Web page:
From Health Law to Loyola to IP

My path to intellectual property began with an interest in healthcare law.

When applying for law schools I considered three things. I wanted to be in Chicago.  I wanted a supportive environment like my undergrad experience.  Lastly, I wanted a logical place to pursue my healthcare interest.

I started at Loyola with the hopes of exclusively pursuing healthcare law, but after a year in the program, my interest has grown to include intellectual property law (“IP”).

From IP in Civil Procedure to Global Access

My interest in IP began with Civil Procedure.  During my first semester, I was lucky enough to take Civil Procedure with Professor Ho.  She is an expert in IP law and the Director of Loyola’s IP program. She would briefly provide IP examples in class to explain certain civil procedure concepts.  I was fascinated by the subject matter.  At the time, however, I did not know I would become interested in IP law.

As the end of the first semester was approaching, students had to start registering for spring semester classes. We were able to choose our first elective. I was excited, but also overwhelmed.  There were so many options, but I could only choose one! After reading through the list, I noticed Professor Ho’s elective. It automatically drew my attention. It was titled Global Access to Medicine: A Patent Perspective.

I have had an interest in access to medicine and healthcare for a long time. When I was in college, I was on the pre-medicine track. I wrote an honors thesis regarding accessibility to health services by patients who did not speak Portuguese as a first language in Brazil.

The class meshed with my initial goal of pursing healthcare law. I also loved the idea of taking another class with Professor Ho, because I really enjoyed her teaching style. The only doubt that I had was whether I could take a class focused on patents without an official degree in science.

From my limited knowledge about patents, most attorneys that go into patent law have a science background. I reached out to Professor Ho.  She assured me that no science background was needed for the class. I also spoke to several students who had taken that class in the past and loved it. Therefore, I enrolled in the class.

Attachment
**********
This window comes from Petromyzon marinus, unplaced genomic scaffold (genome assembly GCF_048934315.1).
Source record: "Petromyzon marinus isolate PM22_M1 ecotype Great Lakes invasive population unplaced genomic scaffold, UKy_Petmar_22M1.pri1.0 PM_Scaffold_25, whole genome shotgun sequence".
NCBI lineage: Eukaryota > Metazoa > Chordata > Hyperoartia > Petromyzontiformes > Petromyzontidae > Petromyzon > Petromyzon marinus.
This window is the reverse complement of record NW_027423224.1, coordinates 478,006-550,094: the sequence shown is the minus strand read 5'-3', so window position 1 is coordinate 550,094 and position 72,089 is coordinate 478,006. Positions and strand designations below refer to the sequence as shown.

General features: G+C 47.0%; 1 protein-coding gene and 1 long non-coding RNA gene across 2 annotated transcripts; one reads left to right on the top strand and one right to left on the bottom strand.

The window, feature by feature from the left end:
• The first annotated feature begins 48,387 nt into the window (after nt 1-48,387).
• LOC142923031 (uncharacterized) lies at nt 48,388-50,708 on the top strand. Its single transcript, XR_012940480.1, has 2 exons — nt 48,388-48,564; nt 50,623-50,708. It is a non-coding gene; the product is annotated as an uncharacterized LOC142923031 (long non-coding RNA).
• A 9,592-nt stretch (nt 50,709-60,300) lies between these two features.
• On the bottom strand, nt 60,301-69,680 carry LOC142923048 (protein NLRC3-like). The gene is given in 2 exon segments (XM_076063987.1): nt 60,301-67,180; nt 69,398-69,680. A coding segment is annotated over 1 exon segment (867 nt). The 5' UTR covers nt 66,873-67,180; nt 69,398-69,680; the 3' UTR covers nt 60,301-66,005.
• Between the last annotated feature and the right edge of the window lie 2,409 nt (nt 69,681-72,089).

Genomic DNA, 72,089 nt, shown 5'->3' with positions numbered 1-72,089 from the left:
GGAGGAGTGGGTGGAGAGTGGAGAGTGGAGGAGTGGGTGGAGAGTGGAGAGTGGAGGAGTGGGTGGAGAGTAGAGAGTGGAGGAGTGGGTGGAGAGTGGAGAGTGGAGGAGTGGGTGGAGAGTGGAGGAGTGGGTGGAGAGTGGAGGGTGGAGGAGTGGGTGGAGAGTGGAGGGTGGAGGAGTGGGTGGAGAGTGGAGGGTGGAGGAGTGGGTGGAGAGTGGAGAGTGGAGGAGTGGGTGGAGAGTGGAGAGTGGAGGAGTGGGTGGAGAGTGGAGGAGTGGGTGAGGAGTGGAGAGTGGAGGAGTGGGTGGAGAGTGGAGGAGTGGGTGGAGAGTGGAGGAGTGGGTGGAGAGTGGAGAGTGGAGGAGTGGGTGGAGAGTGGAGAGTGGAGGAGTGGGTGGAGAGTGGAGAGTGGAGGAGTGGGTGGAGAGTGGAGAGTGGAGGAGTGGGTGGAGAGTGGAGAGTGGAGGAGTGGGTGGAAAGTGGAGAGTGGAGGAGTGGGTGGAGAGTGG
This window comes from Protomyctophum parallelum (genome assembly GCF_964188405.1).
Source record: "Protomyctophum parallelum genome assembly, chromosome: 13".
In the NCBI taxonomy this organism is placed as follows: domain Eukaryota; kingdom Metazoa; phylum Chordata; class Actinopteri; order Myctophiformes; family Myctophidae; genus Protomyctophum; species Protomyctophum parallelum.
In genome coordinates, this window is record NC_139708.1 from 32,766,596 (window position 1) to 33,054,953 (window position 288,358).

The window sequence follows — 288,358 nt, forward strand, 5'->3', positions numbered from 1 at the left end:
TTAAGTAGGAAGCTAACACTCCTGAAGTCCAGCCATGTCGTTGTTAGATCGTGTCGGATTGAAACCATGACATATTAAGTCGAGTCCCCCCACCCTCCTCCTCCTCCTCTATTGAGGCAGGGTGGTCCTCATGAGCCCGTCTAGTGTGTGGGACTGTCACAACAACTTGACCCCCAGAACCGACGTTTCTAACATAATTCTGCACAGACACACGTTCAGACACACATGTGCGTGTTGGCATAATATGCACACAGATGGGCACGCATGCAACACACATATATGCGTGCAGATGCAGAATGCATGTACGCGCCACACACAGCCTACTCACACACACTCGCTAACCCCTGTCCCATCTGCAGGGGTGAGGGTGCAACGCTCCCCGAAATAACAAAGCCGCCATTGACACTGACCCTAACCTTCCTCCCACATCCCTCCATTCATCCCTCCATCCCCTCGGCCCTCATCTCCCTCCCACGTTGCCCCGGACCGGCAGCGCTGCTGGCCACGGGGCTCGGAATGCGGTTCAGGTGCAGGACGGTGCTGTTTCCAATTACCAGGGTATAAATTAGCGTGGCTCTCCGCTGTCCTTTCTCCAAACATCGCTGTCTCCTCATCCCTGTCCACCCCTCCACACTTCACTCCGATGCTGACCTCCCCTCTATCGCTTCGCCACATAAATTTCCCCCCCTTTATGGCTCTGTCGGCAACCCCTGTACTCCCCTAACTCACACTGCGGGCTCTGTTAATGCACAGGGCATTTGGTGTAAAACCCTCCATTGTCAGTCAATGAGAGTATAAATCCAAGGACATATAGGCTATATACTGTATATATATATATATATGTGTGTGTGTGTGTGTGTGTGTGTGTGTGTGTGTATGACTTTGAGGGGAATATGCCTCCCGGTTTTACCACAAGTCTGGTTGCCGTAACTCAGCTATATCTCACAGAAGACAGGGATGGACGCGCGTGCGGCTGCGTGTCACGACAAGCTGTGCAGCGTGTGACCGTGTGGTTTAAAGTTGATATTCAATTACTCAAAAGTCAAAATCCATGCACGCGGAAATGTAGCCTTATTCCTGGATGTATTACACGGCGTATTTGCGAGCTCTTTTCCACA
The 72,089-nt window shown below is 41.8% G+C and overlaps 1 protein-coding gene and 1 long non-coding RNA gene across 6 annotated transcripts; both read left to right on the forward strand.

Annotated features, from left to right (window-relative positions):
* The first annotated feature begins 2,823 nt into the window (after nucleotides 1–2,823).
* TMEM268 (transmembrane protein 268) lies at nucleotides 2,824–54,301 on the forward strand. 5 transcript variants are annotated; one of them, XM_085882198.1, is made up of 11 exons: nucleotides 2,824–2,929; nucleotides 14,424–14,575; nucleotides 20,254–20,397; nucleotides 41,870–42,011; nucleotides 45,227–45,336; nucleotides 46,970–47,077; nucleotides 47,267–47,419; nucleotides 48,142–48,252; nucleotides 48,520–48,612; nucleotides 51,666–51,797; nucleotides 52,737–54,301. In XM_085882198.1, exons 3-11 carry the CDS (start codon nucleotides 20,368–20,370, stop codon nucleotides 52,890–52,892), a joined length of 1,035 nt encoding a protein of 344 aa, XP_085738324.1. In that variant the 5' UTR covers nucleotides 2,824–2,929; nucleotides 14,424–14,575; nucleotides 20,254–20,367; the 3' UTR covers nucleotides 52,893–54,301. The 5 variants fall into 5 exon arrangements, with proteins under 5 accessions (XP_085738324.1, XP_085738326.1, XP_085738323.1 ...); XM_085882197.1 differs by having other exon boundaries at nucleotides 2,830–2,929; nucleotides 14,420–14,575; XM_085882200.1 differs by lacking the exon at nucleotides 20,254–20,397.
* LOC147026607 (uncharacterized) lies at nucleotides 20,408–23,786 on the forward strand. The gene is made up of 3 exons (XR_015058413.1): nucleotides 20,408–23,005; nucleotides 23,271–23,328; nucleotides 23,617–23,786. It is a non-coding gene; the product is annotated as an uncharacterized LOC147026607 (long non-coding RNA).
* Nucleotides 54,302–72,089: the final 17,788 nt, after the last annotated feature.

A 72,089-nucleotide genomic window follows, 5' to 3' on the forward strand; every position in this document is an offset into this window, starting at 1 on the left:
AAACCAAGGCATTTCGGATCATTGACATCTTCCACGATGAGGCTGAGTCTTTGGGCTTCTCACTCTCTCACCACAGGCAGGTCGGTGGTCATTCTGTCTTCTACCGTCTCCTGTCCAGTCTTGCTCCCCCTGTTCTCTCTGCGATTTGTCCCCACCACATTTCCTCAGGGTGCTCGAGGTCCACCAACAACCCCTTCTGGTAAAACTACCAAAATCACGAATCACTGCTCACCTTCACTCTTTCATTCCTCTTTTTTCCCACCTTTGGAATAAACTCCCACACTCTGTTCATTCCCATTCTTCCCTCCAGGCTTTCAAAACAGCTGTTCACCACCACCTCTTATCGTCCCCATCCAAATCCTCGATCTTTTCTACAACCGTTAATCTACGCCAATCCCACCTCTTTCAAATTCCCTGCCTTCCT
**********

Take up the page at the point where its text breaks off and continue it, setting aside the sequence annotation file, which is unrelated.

From a Class to a New Career Path Option

As the second semester progressed, I grew more and more interested in patents and IP. During Professor Ho’s class we talked about patents and how they affected drug prices.  This obviously impacts access to medicine. I started to see an intersection between healthcare and IP. I realized that I was interested in pursuing a legal career that combined both of those areas.

During the semester, I began going to IP events at Loyola.  I attended a speed mentoring event.  The event enabled me to connect with twelve attorneys who practiced in that area in short sessions. My interest in IP grew with every event that I attended. I met many patent and IP attorneys, who focused on patent prosecution and patent and trademark litigation. Hearing them talk with so much passion about their jobs made me want to learn more about IP.

For example, I met an attorney who worked for Uber, and it was so interesting to hear about how his job was always dynamic. There was always something that he had to work on, and it was different every day. The attorneys encouraged me to pursue IP.

By the end of the semester, I was so proud to see how much I had learned about patents, but also very sad that the class was over. However, there were other classes I could take. The curriculum planning provided insight into what IP classes I could take for someone interested in pursuing a career in IP.

I decided to participate in Loyola’s Patent Interview Program. The Patent Interview Program provides students with the opportunity to apply and interview with firms and companies that focus on patent issues. I obtained several interviews through the program, and I really enjoyed meeting the IP attorneys who interviewed me.

Currently, I am enrolled in the IP survey course, and I am impressed by everything I am learning about trade secrets, trademarks, copyrights, and patents. My favorite part of the class is being able to apply concepts that we learn. Applying the concepts helps me see what a real job in IP would look like.

My new home at the IP-health law intersection

At Loyola, I have found a home.  I knew initially from talking to current students and alums that it would be the supportive environment I was looking for. And, although I initially was worried about the way that I would fit in, my worries were unfounded.  Loyola has been everything that I wanted in a law school and more!

I had the opportunity to explore areas of law and topics that I did not even know I was interested in. Loyola introduced me to IP.  And it gave me the opportunity to explore the intersection between IP law and healthcare.

Since starting at Loyola, I have had the opportunity to connect with my classmates and my professors, despite the challenges of being completely remote. So many of my professors, as well as my tutors, went out of their way to foster a friendly environment for us to get to know each other, even if it virtual.

One of my professors ensured that we always were in breakout rooms during our ten-minute break to be able to get to know each other. Some of my tutors opened their Zoom rooms on certain days just to give us an opportunity to ask any questions that we had about law school generally, beyond just the class materials.

As you can probably already tell, I have loved my time here at Loyola.  And, I can’t wait to see what else Loyola has in store for me!

Doris Cikopana – Associate Blogger

Loyola University Chicago School of Law, JD 2023